Posts Tagged ‘review’

The ZEISS 55mm f/1.4 Otus, a Very ‘Scharf’ Lens Indeed

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I’m probably setting myself up for a replay of the Exo Tria Arxidia scene, but my friend Bernhard introduced me to the German term scharf the other day. It can mean both sharp and hot (as in spicy, or as in, you know, hot). After testing our first copies of the Zeiss 55mm f/1.4 Otus lens I felt the term scharf was just perfect to describe this lens. Read more…

Out on the Road: First Impressions of the Sony RX10

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The Sony RX10 was in shorter supply than the other two cameras during my time with Sony in Nashville, so getting my hands on it was a little bit more challenging. But get my hands on it I did, and even though I spent less time shooting with it than I would have liked, what I found was a camera that really blew away whatever expectations I had. Read more…

Out on the Road: Getting to Know the Sony a7 and a7R

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This last week, I had the great pleasure of joining many of my fellow writers from other major photo and tech news outlets for a week of fun and photography with Sony in Nashville, TN. Basically, the event gave us all a chance to test out the new mirrorless full-frame a7 and a7R cameras (as well as the RX10, which I’ll hit on in another post) in a variety of situations, with Sony artisans and engineers on hand to answer all of our questions.

A gallery of sample images are coming your way soon, but for now I wanted to outline some of my first impressions of what is good, bad and in-between about Sony’s revolutionary new shooters. Read more…

Review: Sigma 120-300 f/2.8 is One Sexy Beast

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When Sigma announced a new version of the much loved 120-300 f/2.8 I immediately kicked myself for buying a much pricier 300mm Nikon about 6 months earlier. The reasons why may not be readily apparent, but we’ll get to that. First let’s discuss the aesthetics and specs.
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Review: The Canon EOS 70D Sets Its Phase Detection to Stun

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In the Iron Man movies, billionaire Tony Stark developed exoskeleton suits to gain superhero prowess, and refined every generation of his armor with slight upgrades. Up to Mk 7 of his suit, the changes had always been slight and incremental, and in many ways it is the same story with the Canon EOS 70D – the Mk 7 of a successful and evolving EOS DSLR line from the billion-dollar business.

So how does the new tech compare against the EOS 60D? Looking at the brochure it is like another version of the Volkswagen Golf – every generation gains more buttons and dials, more screens, more features, more efficiency and more speed.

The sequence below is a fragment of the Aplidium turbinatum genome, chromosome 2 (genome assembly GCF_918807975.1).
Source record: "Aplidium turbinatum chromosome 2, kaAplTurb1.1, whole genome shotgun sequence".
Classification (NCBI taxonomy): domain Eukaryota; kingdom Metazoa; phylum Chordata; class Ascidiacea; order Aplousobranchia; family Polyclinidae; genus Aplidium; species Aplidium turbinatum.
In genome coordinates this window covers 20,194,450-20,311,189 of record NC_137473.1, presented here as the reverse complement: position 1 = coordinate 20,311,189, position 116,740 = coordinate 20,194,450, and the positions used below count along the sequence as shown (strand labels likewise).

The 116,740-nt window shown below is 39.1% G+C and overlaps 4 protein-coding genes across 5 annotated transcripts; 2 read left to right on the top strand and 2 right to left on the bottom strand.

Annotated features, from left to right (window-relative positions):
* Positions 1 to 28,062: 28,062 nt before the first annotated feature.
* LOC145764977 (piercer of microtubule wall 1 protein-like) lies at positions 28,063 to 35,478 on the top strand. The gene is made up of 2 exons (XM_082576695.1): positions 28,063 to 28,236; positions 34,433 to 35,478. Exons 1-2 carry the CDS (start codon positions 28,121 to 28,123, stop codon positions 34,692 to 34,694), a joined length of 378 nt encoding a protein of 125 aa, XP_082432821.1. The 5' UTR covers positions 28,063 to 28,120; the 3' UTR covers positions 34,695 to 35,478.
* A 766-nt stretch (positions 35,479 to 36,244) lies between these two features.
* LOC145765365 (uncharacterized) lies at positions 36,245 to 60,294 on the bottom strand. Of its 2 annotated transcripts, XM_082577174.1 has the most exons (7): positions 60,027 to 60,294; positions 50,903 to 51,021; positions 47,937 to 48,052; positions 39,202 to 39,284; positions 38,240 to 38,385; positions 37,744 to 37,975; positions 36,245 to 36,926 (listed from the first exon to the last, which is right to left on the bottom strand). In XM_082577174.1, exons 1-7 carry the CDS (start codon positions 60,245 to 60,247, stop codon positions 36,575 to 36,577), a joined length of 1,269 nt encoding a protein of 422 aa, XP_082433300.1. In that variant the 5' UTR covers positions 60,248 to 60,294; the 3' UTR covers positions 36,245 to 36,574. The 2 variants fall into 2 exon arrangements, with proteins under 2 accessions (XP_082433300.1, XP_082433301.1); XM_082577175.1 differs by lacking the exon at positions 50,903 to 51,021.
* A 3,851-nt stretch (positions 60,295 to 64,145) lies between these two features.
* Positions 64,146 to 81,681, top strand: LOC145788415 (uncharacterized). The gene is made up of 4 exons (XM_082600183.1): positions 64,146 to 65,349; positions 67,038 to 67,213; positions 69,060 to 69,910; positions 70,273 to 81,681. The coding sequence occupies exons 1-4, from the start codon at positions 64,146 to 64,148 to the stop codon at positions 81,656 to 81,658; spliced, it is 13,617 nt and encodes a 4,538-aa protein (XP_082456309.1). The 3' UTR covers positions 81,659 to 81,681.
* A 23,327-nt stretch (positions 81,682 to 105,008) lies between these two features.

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Review: Lomography’s Experimental Lens Kit for MFT Cameras

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Today I received an Experimental Lens Kit from Lomography and immediately took it on a test ride while having my lunch break.

In case you don’t know about it, it is a newly-released kit of thee plastic lenses with plastic optics. As well as an integrated shutter, so you can take ‘real’ double or multi exposures just like in the analog days. Read more…

Photographing Actors From 60ft Above a Broadway Stage with the CamRanger

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When I first heard of the CamRanger in October of 2012 in New York City at PhotoPlus Expo I was immediately intrigued.

I don’t actually own a laptop, so tethering to an iPad tablet has been a long awaited process with trial and error. My first experience was with the Eye-Fi Wireless SD Card; a memory card you place in your camera, the card transmits a wireless signal and supposedly you connect to that signal source, boom, you’re tethered. Except it didn’t really work.
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Review: Olympus E-P5 Can Do Tons But Weighs Just Ounces

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It’s the newly released Olympus E-P5 PEN. A 16.1MP Micro Four Thirds retro-styled pocket shooter capable of 9FPS. But will it raise your heartbeat to 100BPM? Let’s find out.
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Review: Can the Canon EF-M 11-22mm Revive the EOS M System?

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The third EF-M lens – finally! The Canon EF-M 11-22mm f/4-5.6 IS STM is an important lens for Canon. Since the launch of the EOS M, Canon has been trying to quell the dissatisfaction of consumers who lament about the lens selection, which until recently has been limited to the EF-M 18-55mm and EF-M 22mm.
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A Review of the Hasselblad Stellar

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From the moment of its announcement, Hasselblad’s Stellar camera’s purpose has been controlling the damage done by the same company’s Lunar crash landing. The latter camera is (was?) a ridiculous thing as noted in my Hasselblad Lunar review.

In addition to catching up on Hasselblad’s lost dignity, the Stellar also needs to introduce as little damage as possible. After all, the Sony RX100 camera that the Stellar is based on was already discontinued at the time the Stellar was launched, but the latter’s price is almost $2000 (~€1500). That is more than 2.5X the price of the RX100 successor, the RX100 II.
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